First Nations Economic Growth and Employment
Youth Income Assistance Toolkit
Dollars and Sense
The Assembly of First Nations’ Call to Action on Education will have a direct impact on the capacity of First Nations communities to create sustainable economies that will directly employ First Nation peoples. Strong local economies and employment parity will result in contributing billions of dollars into the Canadian economy.
Reaffirming the Need for First Nation Economic Growth
A number of significant reports identify economic development, labour force participation, investments and access to resources as processes that can relieve First Nation economic depression and circumstances of poverty, to the benefit of First Nations, their citizenry, and the country. It is generally acknowledged that the essential elements of successful economies include education as a base requirement.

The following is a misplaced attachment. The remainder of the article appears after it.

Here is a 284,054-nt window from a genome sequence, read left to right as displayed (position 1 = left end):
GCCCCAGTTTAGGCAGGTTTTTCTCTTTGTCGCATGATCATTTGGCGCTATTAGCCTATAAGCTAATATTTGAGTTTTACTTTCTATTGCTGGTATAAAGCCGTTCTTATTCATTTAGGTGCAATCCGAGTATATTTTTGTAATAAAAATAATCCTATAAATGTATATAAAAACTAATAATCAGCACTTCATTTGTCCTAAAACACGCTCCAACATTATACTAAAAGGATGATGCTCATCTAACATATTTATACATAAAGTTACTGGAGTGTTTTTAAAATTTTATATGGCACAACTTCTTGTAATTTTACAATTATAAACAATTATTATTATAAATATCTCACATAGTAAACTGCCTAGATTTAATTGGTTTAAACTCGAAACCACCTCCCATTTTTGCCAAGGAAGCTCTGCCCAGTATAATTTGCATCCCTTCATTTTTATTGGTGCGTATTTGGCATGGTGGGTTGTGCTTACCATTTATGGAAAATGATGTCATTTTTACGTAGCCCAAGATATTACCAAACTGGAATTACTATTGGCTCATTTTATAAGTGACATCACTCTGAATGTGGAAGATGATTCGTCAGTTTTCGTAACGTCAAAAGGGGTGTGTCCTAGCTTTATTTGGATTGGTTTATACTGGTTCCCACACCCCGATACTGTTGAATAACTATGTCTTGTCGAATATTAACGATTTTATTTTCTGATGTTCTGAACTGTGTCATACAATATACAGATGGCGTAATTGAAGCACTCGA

Recent research by the Canadian Centre for the Study of Living Standards reported that investments in education for First Nations could add an additional $72 billion to Canada’s economy over the next ten years. In addition, the State of the First Nation Economy and Struggle to Make Poverty History report of 2009 noted that progress being made by communities is encouraging but the progress is especially vulnerable during recessions.
Landmark documents like the 1996 RCAP report observed that “transforming Aboriginal economies from dependence to self-reliance will not be easy. The greatest boost for most Nations will come from access to a fair share of lands and resources.” As of 2009, there were over 1,400 First Nation land claims in the system, with only 319 completely settled.